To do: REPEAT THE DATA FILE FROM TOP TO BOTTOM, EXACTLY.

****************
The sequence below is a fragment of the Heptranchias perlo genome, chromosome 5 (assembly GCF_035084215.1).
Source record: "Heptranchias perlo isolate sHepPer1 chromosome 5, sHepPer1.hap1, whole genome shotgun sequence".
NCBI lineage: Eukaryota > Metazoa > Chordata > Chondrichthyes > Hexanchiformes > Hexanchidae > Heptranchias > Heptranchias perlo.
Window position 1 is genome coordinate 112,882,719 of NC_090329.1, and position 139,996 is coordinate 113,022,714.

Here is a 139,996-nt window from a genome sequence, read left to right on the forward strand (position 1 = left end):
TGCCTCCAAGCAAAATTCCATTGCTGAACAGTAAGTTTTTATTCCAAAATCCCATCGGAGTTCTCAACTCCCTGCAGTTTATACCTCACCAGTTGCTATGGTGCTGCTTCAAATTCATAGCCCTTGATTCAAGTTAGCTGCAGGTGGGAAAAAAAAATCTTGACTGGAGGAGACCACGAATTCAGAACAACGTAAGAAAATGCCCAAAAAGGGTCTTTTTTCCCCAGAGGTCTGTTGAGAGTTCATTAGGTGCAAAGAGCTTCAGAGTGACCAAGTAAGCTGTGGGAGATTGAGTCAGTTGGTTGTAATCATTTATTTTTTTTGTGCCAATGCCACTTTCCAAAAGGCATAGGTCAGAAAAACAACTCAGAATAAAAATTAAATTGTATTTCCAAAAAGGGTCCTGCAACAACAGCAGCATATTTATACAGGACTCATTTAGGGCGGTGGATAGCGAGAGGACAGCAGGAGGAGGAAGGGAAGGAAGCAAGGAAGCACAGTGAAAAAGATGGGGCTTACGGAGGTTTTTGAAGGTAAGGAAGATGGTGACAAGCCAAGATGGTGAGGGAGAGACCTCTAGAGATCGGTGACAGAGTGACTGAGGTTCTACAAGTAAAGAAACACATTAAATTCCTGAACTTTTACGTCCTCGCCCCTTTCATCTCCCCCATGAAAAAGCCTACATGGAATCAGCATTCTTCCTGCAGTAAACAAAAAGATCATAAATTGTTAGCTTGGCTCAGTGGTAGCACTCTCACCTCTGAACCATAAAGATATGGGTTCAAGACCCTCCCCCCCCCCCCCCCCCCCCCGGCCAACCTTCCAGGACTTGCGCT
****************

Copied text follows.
The sequence below is a fragment of the Heptranchias perlo genome, chromosome 5 (assembly GCF_035084215.1).
Source record: "Heptranchias perlo isolate sHepPer1 chromosome 5, sHepPer1.hap1, whole genome shotgun sequence".
NCBI lineage: Eukaryota > Metazoa > Chordata > Chondrichthyes > Hexanchiformes > Hexanchidae > Heptranchias > Heptranchias perlo.
Window position 1 is genome coordinate 112,882,719 of NC_090329.1, and position 139,996 is coordinate 113,022,714.

Here is a 139,996-nt window from a genome sequence, read left to right on the forward strand (position 1 = left end):
TGCCTCCAAGCAAAATTCCATTGCTGAACAGTAAGTTTTTATTCCAAAATCCCATCGGAGTTCTCAACTCCCTGCAGTTTATACCTCACCAGTTGCTATGGTGCTGCTTCAAATTCATAGCCCTTGATTCAAGTTAGCTGCAGGTGGGAAAAAAAAATCTTGACTGGAGGAGACCACGAATTCAGAACAACGTAAGAAAATGCCCAAAAAGGGTCTTTTTTCCCCAGAGGTCTGTTGAGAGTTCATTAGGTGCAAAGAGCTTCAGAGTGACCAAGTAAGCTGTGGGAGATTGAGTCAGTTGGTTGTAATCATTTATTTTTTTTGTGCCAATGCCACTTTCCAAAAGGCATAGGTCAGAAAAACAACTCAGAATAAAAATTAAATTGTATTTCCAAAAAGGGTCCTGCAACAACAGCAGCATATTTATACAGGACTCATTTAGGGCGGTGGATAGCGAGAGGACAGCAGGAGGAGGAAGGGAAGGAAGCAAGGAAGCACAGTGAAAAAGATGGGGCTTACGGAGGTTTTTGAAGGTAAGGAAGATGGTGACAAGCCAAGATGGTGAGGGAGAGACCTCTAGAGATCGGTGACAGAGTGACTGAGGTTCTACAAGTAAAGAAACACATTAAATTCCTGAACTTTTACGTCCTCGCCCCTTTCATCTCCCCCATGAAAAAGCCTACATGGAATCAGCATTCTTCCTGCAGTAAACAAAAAGATCATAAATTGTTAGCTTGGCTCAGTGGTAGCACTCTCACCTCTGAACCATAAAGATATGGGTTCAAGACCCTCCCCCCCCCCCCCCCCCCCCCGGCCAACCTTCCAGGACTTGCGCT